Khulla, the right of women or men?

“And it is not lawful for you (men) to take back (from your wives) any of your Mahr (bridal-money given by the husband to his wife at the time of marriage) which you have given them, except when both parties fear that they would be unable to keep the limits ordained by Allaah (e.g. to deal with each other on a fair basis). Then if you fear that they would not be able to keep the limits ordained by Allaah, then there is no sin on either of them if she gives back (the Mahr or a part of it) for her Al-Khul‘ (divorce)”
[al-Baqarah 2:229]

The Khulla is the right of the woman in Islam to ask for an annulment of her marriage in order to dissolve it. “Khula’ means the separation of the wife in return for a payment; the husband takes the payment and lets his wife go, whether this payment is the mahr which he gave to her, or more or less than that” (Islam qa).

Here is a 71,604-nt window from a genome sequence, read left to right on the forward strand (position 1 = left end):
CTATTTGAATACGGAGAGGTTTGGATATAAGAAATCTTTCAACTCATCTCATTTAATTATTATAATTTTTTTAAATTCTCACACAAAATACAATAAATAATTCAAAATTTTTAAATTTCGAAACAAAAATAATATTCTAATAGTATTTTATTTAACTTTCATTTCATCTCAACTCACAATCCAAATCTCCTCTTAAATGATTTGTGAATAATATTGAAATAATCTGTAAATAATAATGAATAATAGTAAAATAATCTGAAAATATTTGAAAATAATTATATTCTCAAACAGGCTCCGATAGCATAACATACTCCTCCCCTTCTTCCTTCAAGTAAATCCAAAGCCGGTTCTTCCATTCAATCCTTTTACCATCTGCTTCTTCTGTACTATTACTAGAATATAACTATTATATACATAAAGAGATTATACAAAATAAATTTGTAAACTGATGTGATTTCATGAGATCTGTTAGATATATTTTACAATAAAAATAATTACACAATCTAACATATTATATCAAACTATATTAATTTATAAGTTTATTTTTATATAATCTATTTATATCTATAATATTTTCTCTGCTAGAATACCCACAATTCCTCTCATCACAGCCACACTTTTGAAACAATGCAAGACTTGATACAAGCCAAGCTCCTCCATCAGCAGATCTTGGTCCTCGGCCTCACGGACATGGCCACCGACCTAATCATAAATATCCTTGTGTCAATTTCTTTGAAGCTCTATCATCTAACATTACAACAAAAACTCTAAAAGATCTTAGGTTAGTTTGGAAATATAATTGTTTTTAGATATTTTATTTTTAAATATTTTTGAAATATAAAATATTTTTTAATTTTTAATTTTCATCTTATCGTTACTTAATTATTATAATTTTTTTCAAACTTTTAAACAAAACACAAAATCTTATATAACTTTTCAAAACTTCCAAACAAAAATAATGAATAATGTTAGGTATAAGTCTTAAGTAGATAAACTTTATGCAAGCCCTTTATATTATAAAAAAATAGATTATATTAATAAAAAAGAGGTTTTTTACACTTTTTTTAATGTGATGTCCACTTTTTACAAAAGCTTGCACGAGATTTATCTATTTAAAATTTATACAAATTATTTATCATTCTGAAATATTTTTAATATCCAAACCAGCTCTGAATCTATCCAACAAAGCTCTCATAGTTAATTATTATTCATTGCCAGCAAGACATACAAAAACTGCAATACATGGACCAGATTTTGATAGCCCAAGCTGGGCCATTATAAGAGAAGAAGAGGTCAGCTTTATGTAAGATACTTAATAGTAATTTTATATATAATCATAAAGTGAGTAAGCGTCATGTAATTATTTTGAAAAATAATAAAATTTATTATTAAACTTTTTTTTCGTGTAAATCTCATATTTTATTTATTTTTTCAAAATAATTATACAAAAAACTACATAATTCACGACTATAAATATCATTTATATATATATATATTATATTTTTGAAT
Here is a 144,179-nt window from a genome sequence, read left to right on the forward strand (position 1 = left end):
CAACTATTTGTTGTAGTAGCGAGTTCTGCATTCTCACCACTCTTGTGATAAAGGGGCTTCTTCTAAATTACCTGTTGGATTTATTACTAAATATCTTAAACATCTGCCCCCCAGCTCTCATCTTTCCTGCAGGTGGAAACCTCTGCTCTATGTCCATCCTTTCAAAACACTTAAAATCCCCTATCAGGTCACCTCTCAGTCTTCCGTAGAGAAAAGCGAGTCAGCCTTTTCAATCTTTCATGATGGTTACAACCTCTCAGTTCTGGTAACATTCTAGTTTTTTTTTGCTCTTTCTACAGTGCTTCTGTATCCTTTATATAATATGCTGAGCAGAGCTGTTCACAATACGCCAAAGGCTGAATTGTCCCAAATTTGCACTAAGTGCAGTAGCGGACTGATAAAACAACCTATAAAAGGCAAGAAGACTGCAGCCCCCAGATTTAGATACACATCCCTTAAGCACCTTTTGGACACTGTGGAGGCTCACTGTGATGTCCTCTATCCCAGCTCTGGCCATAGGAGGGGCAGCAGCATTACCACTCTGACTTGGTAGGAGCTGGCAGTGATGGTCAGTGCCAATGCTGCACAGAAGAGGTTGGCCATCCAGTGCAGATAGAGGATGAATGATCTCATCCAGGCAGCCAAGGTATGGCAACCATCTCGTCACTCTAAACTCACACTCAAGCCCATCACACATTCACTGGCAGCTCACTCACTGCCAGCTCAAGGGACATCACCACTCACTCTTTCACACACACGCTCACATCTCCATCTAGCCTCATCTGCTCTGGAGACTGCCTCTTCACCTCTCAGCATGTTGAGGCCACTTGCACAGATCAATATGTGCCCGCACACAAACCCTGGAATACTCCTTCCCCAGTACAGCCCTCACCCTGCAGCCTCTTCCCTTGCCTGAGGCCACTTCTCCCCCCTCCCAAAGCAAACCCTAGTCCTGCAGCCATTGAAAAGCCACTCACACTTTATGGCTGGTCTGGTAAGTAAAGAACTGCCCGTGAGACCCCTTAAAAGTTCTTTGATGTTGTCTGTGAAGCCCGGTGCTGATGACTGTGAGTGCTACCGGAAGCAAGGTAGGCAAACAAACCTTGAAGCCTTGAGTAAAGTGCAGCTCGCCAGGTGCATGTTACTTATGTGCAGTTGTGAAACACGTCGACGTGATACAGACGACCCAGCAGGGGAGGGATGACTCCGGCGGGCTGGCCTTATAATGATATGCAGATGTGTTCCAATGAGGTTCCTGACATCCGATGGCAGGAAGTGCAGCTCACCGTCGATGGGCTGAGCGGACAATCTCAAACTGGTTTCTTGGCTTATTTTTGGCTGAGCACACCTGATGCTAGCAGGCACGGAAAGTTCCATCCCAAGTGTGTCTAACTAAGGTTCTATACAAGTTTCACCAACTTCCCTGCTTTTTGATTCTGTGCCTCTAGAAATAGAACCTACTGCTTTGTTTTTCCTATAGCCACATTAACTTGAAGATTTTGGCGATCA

Why is it then that a khulla appears to be the right of a man because he ascertains whether she can have an annulment or not?  The argument here is not as to whether the wife has justification to end her marriage or not, but whether she has the means.

Subhanallah, I have had many sisters come up to me and complain that they cannot afford the cost of a khulla and what is already a hard time is made tougher by sharia councils with no heart or compassion. Many women are therefore forced to stay in miserable marriages, some of which are abusive because their voice once again is not heard. For an Ummah that prides itself on stating how women have a high status in Islam we sure have a hard time following suit.
I decided to investigate these complaints and put it to the test. There was no way, I reasoned; that these appointed judges could NOT have mercy upon desperate women. I mean, these are scholars we are talking about!! Surely they would have more fear of Allah swt than the common man! They are revered and respected because they should obviously be fair, Muslim men of good character. Allah swt has honoured them with a high status allahumma barakh lahum! I Googled ‘Sharia council London’ and got two main results. The first place I called was islamic-sharia.org.